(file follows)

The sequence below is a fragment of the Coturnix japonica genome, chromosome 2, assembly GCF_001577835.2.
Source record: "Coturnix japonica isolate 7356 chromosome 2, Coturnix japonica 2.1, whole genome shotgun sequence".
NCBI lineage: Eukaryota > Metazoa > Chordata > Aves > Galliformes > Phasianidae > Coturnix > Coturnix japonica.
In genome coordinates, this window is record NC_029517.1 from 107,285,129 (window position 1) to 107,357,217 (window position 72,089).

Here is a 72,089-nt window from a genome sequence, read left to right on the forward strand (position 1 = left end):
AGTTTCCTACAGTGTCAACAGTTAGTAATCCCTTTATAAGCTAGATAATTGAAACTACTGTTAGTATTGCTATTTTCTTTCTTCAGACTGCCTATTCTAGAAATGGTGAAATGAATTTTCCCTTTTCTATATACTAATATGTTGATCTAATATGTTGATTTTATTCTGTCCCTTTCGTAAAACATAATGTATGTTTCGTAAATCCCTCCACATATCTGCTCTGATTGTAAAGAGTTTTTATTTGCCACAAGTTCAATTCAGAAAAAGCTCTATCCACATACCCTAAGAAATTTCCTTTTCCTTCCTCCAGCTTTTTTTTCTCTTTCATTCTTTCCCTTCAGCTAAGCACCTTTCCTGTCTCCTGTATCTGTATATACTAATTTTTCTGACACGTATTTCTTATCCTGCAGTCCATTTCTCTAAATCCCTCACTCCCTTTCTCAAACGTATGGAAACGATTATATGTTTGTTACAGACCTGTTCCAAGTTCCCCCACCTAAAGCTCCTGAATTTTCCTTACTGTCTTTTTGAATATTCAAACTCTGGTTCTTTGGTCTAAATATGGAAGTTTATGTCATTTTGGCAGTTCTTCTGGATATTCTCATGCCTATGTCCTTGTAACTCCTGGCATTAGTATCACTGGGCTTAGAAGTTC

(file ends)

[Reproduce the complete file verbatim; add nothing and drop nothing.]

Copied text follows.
The sequence below is a fragment of the Coturnix japonica genome, chromosome 2, assembly GCF_001577835.2.
Source record: "Coturnix japonica isolate 7356 chromosome 2, Coturnix japonica 2.1, whole genome shotgun sequence".
NCBI lineage: Eukaryota > Metazoa > Chordata > Aves > Galliformes > Phasianidae > Coturnix > Coturnix japonica.
In genome coordinates, this window is record NC_029517.1 from 107,285,129 (window position 1) to 107,357,217 (window position 72,089).

Here is a 72,089-nt window from a genome sequence, read left to right on the forward strand (position 1 = left end):
AGTTTCCTACAGTGTCAACAGTTAGTAATCCCTTTATAAGCTAGATAATTGAAACTACTGTTAGTATTGCTATTTTCTTTCTTCAGACTGCCTATTCTAGAAATGGTGAAATGAATTTTCCCTTTTCTATATACTAATATGTTGATCTAATATGTTGATTTTATTCTGTCCCTTTCGTAAAACATAATGTATGTTTCGTAAATCCCTCCACATATCTGCTCTGATTGTAAAGAGTTTTTATTTGCCACAAGTTCAATTCAGAAAAAGCTCTATCCACATACCCTAAGAAATTTCCTTTTCCTTCCTCCAGCTTTTTTTTCTCTTTCATTCTTTCCCTTCAGCTAAGCACCTTTCCTGTCTCCTGTATCTGTATATACTAATTTTTCTGACACGTATTTCTTATCCTGCAGTCCATTTCTCTAAATCCCTCACTCCCTTTCTCAAACGTATGGAAACGATTATATGTTTGTTACAGACCTGTTCCAAGTTCCCCCACCTAAAGCTCCTGAATTTTCCTTACTGTCTTTTTGAATATTCAAACTCTGGTTCTTTGGTCTAAATATGGAAGTTTATGTCATTTTGGCAGTTCTTCTGGATATTCTCATGCCTATGTCCTTGTAACTCCTGGCATTAGTATCACTGGGCTTAGAAGTTC